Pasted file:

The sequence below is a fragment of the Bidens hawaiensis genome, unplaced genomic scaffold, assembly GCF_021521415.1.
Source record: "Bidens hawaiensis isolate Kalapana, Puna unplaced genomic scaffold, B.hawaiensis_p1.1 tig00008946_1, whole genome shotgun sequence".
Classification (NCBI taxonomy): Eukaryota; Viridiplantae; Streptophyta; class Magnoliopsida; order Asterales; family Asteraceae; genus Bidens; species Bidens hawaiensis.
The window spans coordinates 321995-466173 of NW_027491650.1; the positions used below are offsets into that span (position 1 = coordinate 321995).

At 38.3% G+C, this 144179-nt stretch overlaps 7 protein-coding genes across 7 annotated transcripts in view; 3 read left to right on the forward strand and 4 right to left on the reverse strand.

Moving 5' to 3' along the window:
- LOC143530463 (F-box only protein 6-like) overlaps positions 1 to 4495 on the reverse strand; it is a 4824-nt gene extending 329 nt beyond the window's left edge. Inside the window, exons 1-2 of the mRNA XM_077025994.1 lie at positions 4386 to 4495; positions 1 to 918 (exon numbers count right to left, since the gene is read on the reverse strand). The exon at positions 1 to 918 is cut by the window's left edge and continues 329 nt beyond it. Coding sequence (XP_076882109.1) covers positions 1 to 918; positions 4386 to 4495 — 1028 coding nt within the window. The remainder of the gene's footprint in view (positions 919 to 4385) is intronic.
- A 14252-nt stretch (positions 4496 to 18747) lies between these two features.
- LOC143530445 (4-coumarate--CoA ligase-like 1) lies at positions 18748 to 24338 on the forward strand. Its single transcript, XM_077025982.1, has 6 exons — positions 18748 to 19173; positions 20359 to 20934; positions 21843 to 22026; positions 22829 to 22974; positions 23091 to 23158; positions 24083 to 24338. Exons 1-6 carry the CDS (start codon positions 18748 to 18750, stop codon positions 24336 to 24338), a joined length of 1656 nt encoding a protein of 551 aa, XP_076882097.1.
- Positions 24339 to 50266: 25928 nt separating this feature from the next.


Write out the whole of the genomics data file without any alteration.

The sequence below is a fragment of the Bidens hawaiensis genome, unplaced genomic scaffold, assembly GCF_021521415.1.
Source record: "Bidens hawaiensis isolate Kalapana, Puna unplaced genomic scaffold, B.hawaiensis_p1.1 tig00008946_1, whole genome shotgun sequence".
Classification (NCBI taxonomy): Eukaryota; Viridiplantae; Streptophyta; class Magnoliopsida; order Asterales; family Asteraceae; genus Bidens; species Bidens hawaiensis.
The window spans coordinates 321995-466173 of NW_027491650.1; the positions used below are offsets into that span (position 1 = coordinate 321995).

At 38.3% G+C, this 144179-nt stretch overlaps 7 protein-coding genes across 7 annotated transcripts in view; 3 read left to right on the forward strand and 4 right to left on the reverse strand.

Moving 5' to 3' along the window:
- LOC143530463 (F-box only protein 6-like) overlaps positions 1 to 4495 on the reverse strand; it is a 4824-nt gene extending 329 nt beyond the window's left edge. Inside the window, exons 1-2 of the mRNA XM_077025994.1 lie at positions 4386 to 4495; positions 1 to 918 (exon numbers count right to left, since the gene is read on the reverse strand). The exon at positions 1 to 918 is cut by the window's left edge and continues 329 nt beyond it. Coding sequence (XP_076882109.1) covers positions 1 to 918; positions 4386 to 4495 — 1028 coding nt within the window. The remainder of the gene's footprint in view (positions 919 to 4385) is intronic.
- A 14252-nt stretch (positions 4496 to 18747) lies between these two features.
- LOC143530445 (4-coumarate--CoA ligase-like 1) lies at positions 18748 to 24338 on the forward strand. Its single transcript, XM_077025982.1, has 6 exons — positions 18748 to 19173; positions 20359 to 20934; positions 21843 to 22026; positions 22829 to 22974; positions 23091 to 23158; positions 24083 to 24338. Exons 1-6 carry the CDS (start codon positions 18748 to 18750, stop codon positions 24336 to 24338), a joined length of 1656 nt encoding a protein of 551 aa, XP_076882097.1.
- Positions 24339 to 50266: 25928 nt separating this feature from the next.